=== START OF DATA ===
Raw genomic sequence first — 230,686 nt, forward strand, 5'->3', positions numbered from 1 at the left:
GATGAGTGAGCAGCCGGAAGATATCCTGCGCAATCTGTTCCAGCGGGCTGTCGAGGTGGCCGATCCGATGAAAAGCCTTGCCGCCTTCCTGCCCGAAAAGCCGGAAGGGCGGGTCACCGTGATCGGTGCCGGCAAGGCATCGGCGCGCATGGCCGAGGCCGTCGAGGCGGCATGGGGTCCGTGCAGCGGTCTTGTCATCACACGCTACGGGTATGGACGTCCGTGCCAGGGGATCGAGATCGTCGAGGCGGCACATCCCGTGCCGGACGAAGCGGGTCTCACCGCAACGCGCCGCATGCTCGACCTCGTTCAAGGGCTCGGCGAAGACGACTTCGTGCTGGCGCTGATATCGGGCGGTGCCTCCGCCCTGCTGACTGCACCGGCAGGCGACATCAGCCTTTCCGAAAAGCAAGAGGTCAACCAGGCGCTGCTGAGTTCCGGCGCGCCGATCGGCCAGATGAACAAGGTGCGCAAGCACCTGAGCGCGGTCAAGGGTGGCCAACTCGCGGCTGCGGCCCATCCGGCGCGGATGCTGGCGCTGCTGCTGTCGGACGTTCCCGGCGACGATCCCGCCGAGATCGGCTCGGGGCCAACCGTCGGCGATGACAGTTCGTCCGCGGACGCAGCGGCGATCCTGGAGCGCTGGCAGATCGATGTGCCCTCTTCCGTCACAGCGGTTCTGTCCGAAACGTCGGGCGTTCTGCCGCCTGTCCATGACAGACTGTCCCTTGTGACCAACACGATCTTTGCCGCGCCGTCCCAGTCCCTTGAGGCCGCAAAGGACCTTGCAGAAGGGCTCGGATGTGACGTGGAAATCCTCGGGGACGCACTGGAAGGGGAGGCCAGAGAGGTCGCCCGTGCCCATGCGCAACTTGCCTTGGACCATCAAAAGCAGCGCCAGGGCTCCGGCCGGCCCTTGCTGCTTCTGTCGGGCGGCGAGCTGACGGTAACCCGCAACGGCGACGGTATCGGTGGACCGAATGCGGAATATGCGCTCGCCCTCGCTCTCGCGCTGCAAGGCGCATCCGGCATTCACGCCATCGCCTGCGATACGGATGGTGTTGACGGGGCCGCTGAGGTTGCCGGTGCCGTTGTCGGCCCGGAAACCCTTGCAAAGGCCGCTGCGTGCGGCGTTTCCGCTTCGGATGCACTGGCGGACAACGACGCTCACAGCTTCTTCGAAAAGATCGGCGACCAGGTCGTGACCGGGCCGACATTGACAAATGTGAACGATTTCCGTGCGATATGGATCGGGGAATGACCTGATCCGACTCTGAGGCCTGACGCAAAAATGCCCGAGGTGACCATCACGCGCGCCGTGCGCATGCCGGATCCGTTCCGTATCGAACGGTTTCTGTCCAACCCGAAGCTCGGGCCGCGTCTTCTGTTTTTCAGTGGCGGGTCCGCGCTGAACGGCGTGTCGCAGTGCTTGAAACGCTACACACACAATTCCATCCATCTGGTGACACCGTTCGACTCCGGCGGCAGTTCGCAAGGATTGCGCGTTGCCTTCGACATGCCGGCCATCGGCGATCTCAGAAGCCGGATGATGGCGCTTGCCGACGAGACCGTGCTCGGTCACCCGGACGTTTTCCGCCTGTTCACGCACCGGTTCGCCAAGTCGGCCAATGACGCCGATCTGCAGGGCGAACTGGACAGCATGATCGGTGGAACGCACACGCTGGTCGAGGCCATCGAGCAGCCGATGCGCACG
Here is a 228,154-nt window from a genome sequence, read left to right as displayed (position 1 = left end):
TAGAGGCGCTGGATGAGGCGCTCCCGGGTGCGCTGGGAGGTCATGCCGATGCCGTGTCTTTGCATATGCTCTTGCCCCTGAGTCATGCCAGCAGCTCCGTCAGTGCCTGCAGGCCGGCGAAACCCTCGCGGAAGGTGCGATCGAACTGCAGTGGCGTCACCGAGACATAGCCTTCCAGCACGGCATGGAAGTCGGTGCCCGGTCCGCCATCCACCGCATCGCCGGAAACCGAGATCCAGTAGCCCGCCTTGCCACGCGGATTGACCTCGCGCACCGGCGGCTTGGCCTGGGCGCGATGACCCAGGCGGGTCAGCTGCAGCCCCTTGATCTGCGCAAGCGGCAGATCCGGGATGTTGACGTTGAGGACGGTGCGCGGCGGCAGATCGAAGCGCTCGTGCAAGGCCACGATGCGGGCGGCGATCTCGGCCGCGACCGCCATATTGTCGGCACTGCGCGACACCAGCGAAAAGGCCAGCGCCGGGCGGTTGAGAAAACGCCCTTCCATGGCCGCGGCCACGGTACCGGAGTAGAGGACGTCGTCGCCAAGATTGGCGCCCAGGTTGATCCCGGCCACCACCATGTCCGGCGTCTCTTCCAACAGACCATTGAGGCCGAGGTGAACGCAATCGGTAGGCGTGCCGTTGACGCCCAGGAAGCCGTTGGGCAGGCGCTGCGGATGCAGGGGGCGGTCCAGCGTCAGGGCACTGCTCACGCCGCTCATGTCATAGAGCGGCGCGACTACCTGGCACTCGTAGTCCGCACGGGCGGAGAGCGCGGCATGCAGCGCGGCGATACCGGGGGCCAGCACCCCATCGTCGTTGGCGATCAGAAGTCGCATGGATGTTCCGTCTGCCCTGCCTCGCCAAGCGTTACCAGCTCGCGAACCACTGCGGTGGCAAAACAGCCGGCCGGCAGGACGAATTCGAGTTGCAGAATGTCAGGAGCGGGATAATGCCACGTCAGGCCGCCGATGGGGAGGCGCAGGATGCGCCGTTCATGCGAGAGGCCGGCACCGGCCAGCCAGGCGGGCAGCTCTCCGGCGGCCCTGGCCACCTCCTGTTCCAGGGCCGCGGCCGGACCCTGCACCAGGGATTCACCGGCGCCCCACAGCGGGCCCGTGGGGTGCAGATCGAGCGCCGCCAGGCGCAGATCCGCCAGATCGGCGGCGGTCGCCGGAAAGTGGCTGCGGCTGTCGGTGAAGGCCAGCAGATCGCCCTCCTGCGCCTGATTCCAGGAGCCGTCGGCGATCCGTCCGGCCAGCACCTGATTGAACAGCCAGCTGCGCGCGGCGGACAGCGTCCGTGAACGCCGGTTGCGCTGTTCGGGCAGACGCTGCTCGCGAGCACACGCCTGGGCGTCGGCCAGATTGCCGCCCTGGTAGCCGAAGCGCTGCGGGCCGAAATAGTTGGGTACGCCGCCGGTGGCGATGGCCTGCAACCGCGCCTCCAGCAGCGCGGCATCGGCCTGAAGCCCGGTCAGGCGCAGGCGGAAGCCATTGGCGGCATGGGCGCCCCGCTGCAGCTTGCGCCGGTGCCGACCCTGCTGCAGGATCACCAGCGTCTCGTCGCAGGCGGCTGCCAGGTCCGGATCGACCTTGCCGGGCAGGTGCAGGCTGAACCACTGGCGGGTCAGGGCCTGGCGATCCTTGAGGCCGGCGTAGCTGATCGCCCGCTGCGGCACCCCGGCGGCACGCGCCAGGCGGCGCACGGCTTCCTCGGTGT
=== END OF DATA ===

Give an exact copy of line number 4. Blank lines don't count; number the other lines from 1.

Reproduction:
TAGAGGCGCTGGATGAGGCGCTCCCGGGTGCGCTGGGAGGTCATGCCGATGCCGTGTCTTTGCATATGCTCTTGCCCCTGAGTCATGCCAGCAGCTCCGTCAGTGCCTGCAGGCCGGCGAAACCCTCGCGGAAGGTGCGATCGAACTGCAGTGGCGTCACCGAGACATAGCCTTCCAGCACGGCATGGAAGTCGGTGCCCGGTCCGCCATCCACCGCATCGCCGGAAACCGAGATCCAGTAGCCCGCCTTGCCACGCGGATTGACCTCGCGCACCGGCGGCTTGGCCTGGGCGCGATGACCCAGGCGGGTCAGCTGCAGCCCCTTGATCTGCGCAAGCGGCAGATCCGGGATGTTGACGTTGAGGACGGTGCGCGGCGGCAGATCGAAGCGCTCGTGCAAGGCCACGATGCGGGCGGCGATCTCGGCCGCGACCGCCATATTGTCGGCACTGCGCGACACCAGCGAAAAGGCCAGCGCCGGGCGGTTGAGAAAACGCCCTTCCATGGCCGCGGCCACGGTACCGGAGTAGAGGACGTCGTCGCCAAGATTGGCGCCCAGGTTGATCCCGGCCACCACCATGTCCGGCGTCTCTTCCAACAGACCATTGAGGCCGAGGTGAACGCAATCGGTAGGCGTGCCGTTGACGCCCAGGAAGCCGTTGGGCAGGCGCTGCGGATGCAGGGGGCGGTCCAGCGTCAGGGCACTGCTCACGCCGCTCATGTCATAGAGCGGCGCGACTACCTGGCACTCGTAGTCCGCACGGGCGGAGAGCGCGGCATGCAGCGCGGCGATACCGGGGGCCAGCACCCCATCGTCGTTGGCGATCAGAAGTCGCATGGATGTTCCGTCTGCCCTGCCTCGCCAAGCGTTACCAGCTCGCGAACCACTGCGGTGGCAAAACAGCCGGCCGGCAGGACGAATTCGAGTTGCAGAATGTCAGGAGCGGGATAATGCCACGTCAGGCCGCCGATGGGGAGGCGCAGGATGCGCCGTTCATGCGAGAGGCCGGCACCGGCCAGCCAGGCGGGCAGCTCTCCGGCGGCCCTGGCCACCTCCTGTTCCAGGGCCGCGGCCGGACCCTGCACCAGGGATTCACCGGCGCCCCACAGCGGGCCCGTGGGGTGCAGATCGAGCGCCGCCAGGCGCAGATCCGCCAGATCGGCGGCGGTCGCCGGAAAGTGGCTGCGGCTGTCGGTGAAGGCCAGCAGATCGCCCTCCTGCGCCTGATTCCAGGAGCCGTCGGCGATCCGTCCGGCCAGCACCTGATTGAACAGCCAGCTGCGCGCGGCGGACAGCGTCCGTGAACGCCGGTTGCGCTGTTCGGGCAGACGCTGCTCGCGAGCACACGCCTGGGCGTCGGCCAGATTGCCGCCCTGGTAGCCGAAGCGCTGCGGGCCGAAATAGTTGGGTACGCCGCCGGTGGCGATGGCCTGCAACCGCGCCTCCAGCAGCGCGGCATCGGCCTGAAGCCCGGTCAGGCGCAGGCGGAAGCCATTGGCGGCATGGGCGCCCCGCTGCAGCTTGCGCCGGTGCCGACCCTGCTGCAGGATCACCAGCGTCTCGTCGCAGGCGGCTGCCAGGTCCGGATCGACCTTGCCGGGCAGGTGCAGGCTGAACCACTGGCGGGTCAGGGCCTGGCGATCCTTGAGGCCGGCGTAGCTGATCGCCCGCTGCGGCACCCCGGCGGCACGCGCCAGGCGGCGCACGGCTTCCTCGGTGT